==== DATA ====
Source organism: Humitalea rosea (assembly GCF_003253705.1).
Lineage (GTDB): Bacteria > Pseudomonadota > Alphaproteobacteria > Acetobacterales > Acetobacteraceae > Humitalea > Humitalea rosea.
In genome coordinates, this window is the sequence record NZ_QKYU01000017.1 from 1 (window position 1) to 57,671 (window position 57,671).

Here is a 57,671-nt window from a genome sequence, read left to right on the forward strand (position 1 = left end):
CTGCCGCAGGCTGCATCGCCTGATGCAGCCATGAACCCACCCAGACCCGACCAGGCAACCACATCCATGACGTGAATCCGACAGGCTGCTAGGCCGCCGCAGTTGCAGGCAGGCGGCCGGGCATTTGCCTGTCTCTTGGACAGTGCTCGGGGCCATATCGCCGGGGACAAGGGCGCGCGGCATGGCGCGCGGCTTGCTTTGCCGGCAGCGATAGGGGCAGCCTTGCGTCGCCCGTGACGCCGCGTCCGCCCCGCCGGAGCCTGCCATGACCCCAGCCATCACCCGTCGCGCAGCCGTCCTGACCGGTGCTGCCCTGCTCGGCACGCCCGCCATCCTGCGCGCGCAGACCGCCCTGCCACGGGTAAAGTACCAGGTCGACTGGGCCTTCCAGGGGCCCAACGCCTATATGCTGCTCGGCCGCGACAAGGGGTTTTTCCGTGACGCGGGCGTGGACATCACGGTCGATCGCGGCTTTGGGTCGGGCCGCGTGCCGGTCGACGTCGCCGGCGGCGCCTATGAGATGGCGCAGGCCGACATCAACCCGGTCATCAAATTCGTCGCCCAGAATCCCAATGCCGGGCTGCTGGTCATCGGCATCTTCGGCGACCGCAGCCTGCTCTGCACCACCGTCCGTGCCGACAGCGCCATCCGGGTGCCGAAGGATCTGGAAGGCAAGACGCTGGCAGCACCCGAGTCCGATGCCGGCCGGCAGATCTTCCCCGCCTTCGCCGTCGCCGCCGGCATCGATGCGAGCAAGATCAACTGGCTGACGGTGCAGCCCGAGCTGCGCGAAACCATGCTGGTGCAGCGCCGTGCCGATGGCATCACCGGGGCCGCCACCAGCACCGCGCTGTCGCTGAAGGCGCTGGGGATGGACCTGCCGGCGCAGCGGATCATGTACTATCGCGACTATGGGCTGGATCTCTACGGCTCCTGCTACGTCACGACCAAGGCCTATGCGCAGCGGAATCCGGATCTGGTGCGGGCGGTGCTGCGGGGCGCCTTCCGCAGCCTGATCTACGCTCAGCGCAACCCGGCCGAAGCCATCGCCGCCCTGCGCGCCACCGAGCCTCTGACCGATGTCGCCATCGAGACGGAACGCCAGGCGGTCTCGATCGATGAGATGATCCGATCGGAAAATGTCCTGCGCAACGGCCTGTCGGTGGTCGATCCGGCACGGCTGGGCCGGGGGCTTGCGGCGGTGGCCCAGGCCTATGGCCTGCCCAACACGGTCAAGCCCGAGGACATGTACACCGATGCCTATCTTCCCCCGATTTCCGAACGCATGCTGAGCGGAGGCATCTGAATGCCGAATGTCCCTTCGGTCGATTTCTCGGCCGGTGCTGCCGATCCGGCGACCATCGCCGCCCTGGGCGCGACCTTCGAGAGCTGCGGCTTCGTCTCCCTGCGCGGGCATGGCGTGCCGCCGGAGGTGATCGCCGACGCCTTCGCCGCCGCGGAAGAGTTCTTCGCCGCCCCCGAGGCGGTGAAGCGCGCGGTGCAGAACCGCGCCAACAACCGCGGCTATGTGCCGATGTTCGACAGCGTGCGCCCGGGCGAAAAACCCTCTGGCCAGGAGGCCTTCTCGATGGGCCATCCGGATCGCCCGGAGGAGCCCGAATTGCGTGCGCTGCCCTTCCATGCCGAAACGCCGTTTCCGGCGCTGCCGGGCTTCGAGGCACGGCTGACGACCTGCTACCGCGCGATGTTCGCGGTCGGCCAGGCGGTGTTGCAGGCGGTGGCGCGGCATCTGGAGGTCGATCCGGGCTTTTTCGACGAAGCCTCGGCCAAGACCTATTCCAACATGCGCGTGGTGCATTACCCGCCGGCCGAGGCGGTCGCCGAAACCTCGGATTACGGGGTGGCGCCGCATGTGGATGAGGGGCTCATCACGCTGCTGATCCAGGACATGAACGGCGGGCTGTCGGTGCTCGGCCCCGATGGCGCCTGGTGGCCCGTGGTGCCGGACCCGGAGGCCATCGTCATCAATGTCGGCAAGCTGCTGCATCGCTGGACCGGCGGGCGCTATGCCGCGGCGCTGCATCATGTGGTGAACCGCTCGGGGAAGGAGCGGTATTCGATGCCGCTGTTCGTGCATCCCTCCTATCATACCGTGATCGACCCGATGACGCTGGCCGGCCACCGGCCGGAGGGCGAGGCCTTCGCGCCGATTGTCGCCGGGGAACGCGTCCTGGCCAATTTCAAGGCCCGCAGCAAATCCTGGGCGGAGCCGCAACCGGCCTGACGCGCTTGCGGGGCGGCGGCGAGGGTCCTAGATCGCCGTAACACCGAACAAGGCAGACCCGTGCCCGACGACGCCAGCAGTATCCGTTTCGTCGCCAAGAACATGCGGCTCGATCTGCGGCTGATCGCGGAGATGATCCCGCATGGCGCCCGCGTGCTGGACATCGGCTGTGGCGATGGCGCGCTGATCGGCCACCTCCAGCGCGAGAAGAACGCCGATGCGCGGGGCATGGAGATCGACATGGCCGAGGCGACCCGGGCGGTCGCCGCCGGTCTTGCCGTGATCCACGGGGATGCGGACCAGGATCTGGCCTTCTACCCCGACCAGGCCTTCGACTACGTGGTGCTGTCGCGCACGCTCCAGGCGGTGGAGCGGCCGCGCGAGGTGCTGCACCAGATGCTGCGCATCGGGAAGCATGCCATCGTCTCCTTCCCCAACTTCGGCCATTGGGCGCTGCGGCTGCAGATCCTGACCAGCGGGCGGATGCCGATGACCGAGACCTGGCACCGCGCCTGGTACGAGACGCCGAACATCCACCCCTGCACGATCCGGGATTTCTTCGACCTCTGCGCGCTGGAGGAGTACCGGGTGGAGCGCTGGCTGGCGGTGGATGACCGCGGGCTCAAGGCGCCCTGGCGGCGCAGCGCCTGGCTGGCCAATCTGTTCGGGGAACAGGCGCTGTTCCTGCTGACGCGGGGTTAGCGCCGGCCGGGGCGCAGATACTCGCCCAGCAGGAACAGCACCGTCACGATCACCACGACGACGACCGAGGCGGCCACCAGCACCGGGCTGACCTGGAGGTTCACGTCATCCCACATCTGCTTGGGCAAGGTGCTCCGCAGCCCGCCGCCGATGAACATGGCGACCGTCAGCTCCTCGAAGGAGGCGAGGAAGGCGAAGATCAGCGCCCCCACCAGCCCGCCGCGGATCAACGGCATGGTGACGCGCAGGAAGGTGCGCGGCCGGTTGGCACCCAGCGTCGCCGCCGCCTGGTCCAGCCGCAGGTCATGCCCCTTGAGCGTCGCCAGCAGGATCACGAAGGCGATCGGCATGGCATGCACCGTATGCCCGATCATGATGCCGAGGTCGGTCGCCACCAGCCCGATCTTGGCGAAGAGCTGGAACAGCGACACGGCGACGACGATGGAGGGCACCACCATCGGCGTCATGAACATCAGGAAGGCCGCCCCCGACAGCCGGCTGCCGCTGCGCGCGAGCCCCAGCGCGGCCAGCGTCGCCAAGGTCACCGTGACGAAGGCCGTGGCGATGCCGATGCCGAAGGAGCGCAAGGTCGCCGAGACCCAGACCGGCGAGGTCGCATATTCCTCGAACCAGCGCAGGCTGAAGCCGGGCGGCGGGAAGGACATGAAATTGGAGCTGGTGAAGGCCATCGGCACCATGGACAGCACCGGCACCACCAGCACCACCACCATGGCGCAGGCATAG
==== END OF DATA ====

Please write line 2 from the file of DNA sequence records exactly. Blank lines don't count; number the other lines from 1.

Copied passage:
Lineage (GTDB): Bacteria > Pseudomonadota > Alphaproteobacteria > Acetobacterales > Acetobacteraceae > Humitalea > Humitalea rosea.